March 9th, 2012
by Bridget Botehlo, SearchVirtualDesktop
Microsoft shouts "to the cloud" in its Windows 7 commercials, but the company's licensing policy doesn't make it easy for cloud providers to deliver Windows desktops and applications from there.
Microsoft defined its desktop outsourcing licensing policy in a blog post on March 8 and despite industry pressure, it did not update its licensing policy in favor of cloud hosted desktops -- also known as Desktop as a Service (DaaS).
The company's elucidation was merely a move to address questions about cloud service provider OnLive Inc.'s free OnLive Desktop app. Available through iTunes, the app provides Windows 7 applications, including Microsoft Word, Excel and PowerPoint software to iPad users. The app is remotely hosted on OnLive's cloud service.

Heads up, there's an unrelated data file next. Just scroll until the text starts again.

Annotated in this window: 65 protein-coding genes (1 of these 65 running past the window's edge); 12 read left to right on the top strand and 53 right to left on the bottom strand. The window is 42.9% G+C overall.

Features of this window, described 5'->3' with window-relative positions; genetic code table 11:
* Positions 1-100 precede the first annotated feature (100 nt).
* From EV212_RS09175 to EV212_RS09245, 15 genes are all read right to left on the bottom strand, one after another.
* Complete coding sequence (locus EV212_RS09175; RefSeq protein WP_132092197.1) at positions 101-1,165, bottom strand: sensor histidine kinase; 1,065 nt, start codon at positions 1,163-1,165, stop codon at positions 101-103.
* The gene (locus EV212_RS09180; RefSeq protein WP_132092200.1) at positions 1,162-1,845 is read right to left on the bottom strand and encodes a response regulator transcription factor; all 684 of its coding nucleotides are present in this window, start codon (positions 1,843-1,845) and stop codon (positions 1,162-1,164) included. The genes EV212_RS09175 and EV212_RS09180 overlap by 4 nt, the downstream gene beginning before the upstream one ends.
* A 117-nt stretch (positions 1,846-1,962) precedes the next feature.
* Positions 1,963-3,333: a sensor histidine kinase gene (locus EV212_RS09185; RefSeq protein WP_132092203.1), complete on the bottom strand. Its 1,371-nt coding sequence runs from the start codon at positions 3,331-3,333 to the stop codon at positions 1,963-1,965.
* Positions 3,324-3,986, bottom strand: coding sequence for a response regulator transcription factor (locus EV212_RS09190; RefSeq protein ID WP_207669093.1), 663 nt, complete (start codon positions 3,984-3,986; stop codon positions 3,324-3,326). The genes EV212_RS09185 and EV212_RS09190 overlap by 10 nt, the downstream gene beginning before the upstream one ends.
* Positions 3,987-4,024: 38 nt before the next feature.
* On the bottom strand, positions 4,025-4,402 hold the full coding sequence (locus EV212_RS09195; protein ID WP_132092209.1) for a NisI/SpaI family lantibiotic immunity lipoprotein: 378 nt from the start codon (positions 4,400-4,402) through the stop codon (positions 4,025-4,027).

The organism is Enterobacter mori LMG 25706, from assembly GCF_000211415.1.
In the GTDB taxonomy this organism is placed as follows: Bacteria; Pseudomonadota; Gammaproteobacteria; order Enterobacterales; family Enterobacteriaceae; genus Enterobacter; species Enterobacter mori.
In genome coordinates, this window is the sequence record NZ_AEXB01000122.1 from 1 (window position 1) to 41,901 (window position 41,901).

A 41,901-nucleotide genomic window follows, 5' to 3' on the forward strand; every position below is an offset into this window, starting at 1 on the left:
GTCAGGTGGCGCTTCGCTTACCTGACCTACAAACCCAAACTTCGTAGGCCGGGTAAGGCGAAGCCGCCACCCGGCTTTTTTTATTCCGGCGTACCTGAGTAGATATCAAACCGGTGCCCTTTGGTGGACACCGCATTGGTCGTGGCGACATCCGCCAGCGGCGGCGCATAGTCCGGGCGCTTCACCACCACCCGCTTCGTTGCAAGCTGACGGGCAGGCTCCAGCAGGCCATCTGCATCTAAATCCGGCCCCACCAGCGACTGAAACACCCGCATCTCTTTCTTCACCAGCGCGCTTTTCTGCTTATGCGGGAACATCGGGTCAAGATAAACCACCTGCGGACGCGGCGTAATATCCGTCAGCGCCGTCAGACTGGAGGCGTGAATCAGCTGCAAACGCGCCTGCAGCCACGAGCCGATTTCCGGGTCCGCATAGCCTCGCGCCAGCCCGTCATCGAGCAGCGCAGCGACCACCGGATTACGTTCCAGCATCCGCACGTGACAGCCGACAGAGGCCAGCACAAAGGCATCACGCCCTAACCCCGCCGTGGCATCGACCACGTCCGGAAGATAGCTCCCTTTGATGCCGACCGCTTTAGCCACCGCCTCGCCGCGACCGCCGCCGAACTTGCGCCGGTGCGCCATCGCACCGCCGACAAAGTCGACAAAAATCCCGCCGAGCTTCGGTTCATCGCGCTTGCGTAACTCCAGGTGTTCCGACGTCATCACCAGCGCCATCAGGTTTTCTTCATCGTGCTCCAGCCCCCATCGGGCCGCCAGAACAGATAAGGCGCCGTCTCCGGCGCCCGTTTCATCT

Questions surrounding the legality of this offering were recently raised by Gartner Inc. and by industry expert Brian Madden, who explained in his blog that while OnLive offers cloud-hosted Windows desktops for free, DaaS providers such as Desktone Inc. comply with Microsoft's licensing rules to the detriment of their business.
Read Bridget's full article on SearchVirtualDesktop